This is a problem that Peter Leithart addresses in his book, Delivered from the Elements of the World. He answers it with an appeal to a genuinely Protestant anthropology. The problem, he argues, arises from an anthropological dualism between the true inner man and the outward status. On both sides, people tend to assume that there is a hard and fast line between who someone really is (on the “inside”) and how they relate to the persons and societies outside of them. I have relations to the parties with whom I interact, but my own inner being is hermetically sealed from these, and they cannot affect who I am.

This anthropology naturally leads to the problem mentioned above. If this view of human nature is applied to justification as a forensic declaration based on faith, then we have the awkward situation of someone having an artificial external relation of right-ness toward God which is in fact fundamentally disjoined from the actually real reality that I am still a sinner on the inside.

Leithart claims, however, that the solution to this is neither to bite the bullet (confessing justification as a legal fiction) nor to hang the declaration of righteousness on the infusion of virtuous habits into the real, inner self (the Catholic error), but rather to correct the anthropology. We must remove the dualism between inner and outward human existence, allowing the two to interpentrate and mutually define each other. For Leithart, then, a truly Protestant anthropology means that a change of outward status in relation to a person, especially if that person is the first and foremost Other, namely God Himself, goes all the way down. To quote:

[I]ndividuals are what they are not because of what they are in themselves but by virtue of God’s regard for them…If this is the case, then justification—which by strict Protestant definition is a change in my status before God—changes me in the profoundest way possible. If I am what God judges me to be, then justification marks a transition and change in my identity, a change in my being and person—not in addition to a change of status but precisely because it is a change of status. It can even be said that the verdict changes the answer to the question of essence: if a thing is what God names it to be, if it is what it is in relation to God, then when God names me as “righteous” and counts me as righteous, I am essentially different. When God says “this sinner is just,” I am no longer the same man I was before that declaration. I continue to sin; but I now sin as one who has been redefined as a righteous man, and so remade. Once God declares me righteous, I simply am righteous…Protestant soteriology supposes a radically decentered self, a self whose real, factual existence is determined by the free and gracious word of God.1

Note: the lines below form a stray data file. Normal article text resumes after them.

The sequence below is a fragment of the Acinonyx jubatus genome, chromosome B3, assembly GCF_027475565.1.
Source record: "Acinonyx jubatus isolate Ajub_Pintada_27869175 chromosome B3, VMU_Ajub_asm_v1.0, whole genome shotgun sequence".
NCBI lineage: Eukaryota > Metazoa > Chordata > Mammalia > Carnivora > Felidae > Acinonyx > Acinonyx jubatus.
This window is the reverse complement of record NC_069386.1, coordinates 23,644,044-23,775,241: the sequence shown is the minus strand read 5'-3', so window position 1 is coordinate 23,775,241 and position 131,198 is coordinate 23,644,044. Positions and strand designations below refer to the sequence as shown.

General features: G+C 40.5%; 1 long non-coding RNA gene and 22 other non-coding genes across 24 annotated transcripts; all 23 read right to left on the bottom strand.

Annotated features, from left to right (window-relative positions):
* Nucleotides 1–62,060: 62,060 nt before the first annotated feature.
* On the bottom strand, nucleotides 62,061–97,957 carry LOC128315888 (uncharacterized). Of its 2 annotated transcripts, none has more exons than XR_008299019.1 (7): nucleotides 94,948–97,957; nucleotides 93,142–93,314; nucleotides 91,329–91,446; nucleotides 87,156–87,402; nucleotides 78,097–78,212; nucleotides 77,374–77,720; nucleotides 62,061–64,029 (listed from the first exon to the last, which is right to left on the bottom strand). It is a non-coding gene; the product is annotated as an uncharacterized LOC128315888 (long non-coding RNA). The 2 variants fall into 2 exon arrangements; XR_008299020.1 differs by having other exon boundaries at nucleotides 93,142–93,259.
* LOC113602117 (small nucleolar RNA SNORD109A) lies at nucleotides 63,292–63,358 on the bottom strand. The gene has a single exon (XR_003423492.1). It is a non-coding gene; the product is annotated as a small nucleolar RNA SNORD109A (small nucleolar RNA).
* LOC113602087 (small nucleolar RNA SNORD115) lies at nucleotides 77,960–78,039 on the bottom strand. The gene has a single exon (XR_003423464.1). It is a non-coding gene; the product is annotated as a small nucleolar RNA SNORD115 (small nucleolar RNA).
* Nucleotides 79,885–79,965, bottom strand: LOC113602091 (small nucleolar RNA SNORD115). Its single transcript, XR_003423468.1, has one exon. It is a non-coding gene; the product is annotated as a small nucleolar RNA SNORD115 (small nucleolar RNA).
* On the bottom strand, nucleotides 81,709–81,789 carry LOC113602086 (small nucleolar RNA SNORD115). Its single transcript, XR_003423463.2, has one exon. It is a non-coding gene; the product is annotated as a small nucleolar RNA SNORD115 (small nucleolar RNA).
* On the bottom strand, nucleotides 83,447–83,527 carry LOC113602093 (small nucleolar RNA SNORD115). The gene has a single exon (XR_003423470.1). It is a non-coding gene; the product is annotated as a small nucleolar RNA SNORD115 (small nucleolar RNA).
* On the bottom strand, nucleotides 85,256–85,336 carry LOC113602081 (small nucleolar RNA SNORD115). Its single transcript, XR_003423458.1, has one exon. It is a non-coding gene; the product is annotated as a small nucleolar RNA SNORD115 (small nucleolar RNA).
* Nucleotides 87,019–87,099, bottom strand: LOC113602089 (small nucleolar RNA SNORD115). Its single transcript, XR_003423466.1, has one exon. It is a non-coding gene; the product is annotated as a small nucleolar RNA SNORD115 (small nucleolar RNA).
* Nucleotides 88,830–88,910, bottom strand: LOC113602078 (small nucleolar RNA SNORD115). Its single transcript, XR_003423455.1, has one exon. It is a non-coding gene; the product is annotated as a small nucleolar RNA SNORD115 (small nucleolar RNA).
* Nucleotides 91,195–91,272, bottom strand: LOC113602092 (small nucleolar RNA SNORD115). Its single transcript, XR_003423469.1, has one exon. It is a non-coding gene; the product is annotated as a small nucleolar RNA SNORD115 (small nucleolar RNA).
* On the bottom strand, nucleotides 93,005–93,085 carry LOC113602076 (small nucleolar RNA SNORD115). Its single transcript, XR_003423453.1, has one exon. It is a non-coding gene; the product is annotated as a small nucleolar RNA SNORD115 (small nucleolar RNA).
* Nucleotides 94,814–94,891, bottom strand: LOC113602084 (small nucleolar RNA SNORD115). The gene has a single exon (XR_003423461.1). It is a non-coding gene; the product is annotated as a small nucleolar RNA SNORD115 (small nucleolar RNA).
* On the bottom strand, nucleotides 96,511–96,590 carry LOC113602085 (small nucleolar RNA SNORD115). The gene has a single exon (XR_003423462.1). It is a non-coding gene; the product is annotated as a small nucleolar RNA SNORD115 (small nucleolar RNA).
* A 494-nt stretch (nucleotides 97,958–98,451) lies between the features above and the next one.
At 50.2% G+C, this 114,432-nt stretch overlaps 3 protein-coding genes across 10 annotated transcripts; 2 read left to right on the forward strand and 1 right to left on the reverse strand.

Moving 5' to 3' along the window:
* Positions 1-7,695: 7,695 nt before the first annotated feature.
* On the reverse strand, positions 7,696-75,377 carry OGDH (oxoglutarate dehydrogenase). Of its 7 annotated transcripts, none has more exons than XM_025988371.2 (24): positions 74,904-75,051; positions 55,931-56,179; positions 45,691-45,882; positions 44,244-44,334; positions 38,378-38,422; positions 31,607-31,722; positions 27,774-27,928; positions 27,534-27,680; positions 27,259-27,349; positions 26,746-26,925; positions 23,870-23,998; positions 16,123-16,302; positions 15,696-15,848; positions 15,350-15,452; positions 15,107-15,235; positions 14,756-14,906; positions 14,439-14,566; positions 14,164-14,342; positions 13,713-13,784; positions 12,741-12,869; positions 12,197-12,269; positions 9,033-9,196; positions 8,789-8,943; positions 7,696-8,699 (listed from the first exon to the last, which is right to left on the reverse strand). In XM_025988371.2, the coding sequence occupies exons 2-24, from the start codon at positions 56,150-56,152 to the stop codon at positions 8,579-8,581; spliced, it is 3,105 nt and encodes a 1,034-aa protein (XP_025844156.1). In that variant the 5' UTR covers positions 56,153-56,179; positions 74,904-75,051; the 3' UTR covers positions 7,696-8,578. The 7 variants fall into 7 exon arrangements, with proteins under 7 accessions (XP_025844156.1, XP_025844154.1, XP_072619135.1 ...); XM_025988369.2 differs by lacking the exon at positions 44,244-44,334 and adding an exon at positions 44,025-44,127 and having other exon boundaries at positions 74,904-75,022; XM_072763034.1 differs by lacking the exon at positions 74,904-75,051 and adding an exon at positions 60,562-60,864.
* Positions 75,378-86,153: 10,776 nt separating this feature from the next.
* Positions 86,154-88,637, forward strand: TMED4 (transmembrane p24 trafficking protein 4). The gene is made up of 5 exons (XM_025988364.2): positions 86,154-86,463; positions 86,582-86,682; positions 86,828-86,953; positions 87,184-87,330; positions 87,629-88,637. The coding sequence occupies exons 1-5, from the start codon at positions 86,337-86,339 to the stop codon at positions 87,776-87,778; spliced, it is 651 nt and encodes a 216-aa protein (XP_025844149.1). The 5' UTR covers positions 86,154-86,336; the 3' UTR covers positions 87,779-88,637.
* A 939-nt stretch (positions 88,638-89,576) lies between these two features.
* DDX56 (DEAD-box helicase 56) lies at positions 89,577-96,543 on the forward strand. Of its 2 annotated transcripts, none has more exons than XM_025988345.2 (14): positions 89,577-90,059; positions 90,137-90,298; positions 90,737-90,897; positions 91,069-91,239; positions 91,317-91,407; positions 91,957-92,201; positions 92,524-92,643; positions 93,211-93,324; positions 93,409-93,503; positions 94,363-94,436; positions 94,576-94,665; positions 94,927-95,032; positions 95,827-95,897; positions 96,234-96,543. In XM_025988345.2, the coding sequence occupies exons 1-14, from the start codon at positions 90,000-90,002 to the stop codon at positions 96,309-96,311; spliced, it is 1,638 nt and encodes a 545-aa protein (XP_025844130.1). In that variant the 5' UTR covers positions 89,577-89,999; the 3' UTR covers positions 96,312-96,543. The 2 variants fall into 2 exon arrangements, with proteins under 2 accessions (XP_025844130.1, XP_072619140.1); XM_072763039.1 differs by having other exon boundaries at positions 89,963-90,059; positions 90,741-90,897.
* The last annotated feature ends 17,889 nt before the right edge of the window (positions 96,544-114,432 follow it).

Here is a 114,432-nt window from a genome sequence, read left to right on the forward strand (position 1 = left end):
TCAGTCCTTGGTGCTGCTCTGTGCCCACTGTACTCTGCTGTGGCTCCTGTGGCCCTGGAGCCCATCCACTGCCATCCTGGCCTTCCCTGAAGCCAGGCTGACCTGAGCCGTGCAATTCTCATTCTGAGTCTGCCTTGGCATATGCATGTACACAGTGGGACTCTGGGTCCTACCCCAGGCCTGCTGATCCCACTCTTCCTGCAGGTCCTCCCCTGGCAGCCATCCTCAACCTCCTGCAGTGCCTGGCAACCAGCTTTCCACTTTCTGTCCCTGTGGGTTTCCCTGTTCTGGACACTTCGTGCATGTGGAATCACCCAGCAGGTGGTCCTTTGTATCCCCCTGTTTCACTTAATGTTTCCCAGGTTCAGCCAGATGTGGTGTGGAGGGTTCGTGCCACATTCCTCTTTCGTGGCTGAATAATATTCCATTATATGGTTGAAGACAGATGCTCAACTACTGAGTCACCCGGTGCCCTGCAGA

The claim works like this: for a Protestant anthropology, to be a “righteous man” is not fundamentally to be a man with a certain level of internal moral character. It is to be a man whom God favors, to have a right standing with Him. This is something that comes sheerly as a gift of gratuitous forgiveness, and it turns the “sinner” into a “righteous one.” God simply has to say, “With you I am well pleased,” and it is so. Since, according to Leithart, the inner man and the outward status are inextricably intertwined, this reaches down into the roots of our being and redefines us.